The Discount Rate
The third tool in the Fed’s toolbox is the discount rate, the interest rate on the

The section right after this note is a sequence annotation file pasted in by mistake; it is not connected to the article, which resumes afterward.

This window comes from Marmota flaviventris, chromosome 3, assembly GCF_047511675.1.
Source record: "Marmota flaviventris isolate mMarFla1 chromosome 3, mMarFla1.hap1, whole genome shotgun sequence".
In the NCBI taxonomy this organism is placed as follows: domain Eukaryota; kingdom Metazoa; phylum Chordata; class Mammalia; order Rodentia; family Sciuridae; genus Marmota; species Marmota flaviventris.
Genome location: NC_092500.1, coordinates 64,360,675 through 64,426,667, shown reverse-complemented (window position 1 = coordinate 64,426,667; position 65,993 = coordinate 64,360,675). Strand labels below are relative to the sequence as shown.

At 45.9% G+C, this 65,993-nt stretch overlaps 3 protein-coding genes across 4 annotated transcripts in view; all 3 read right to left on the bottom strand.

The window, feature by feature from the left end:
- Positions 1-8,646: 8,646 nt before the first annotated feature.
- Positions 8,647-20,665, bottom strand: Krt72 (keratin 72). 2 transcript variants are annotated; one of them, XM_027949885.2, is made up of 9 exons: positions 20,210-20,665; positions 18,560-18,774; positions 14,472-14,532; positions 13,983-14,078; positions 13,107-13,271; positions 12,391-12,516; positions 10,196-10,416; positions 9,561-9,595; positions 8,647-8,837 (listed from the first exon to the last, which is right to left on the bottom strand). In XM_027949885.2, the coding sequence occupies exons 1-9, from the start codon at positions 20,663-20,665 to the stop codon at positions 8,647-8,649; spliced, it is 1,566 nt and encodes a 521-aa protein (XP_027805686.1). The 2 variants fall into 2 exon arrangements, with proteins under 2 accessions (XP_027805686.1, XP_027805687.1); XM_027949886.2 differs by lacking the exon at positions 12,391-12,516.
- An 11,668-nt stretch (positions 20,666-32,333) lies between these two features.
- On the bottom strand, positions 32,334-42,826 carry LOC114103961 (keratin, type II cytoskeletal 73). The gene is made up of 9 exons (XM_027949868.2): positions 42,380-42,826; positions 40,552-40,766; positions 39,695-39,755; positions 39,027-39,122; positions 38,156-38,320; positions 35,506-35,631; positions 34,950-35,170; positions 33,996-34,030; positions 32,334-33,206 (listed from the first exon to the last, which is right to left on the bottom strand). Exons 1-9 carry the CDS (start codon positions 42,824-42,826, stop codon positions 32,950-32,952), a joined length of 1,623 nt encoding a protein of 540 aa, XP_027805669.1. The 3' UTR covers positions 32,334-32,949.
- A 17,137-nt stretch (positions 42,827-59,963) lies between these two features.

loans that the Fed makes to banks. A bank borrows from the Fed when it has too few reserves to meet its reserve requirements. This might occur because the bank made too many loans or because it has experienced unexpectedly high withdrawals. When the Fed makes such a loan to a bank, the banking system has more reserves than it otherwise would, and these additional reserves allow the banking system to create more money. The Fed can alter the money supply by changing the discount rate. A higher discount rate discourages banks from borrowing reserves from the Fed. Thus, an increase in the discount rate reduces the quantity of reserves in the banking system, which in turn reduces the money supply. Conversely, a lower discount rate encourages banks to borrow from the Fed, increases the quantity of reserves, and increases the money supply.
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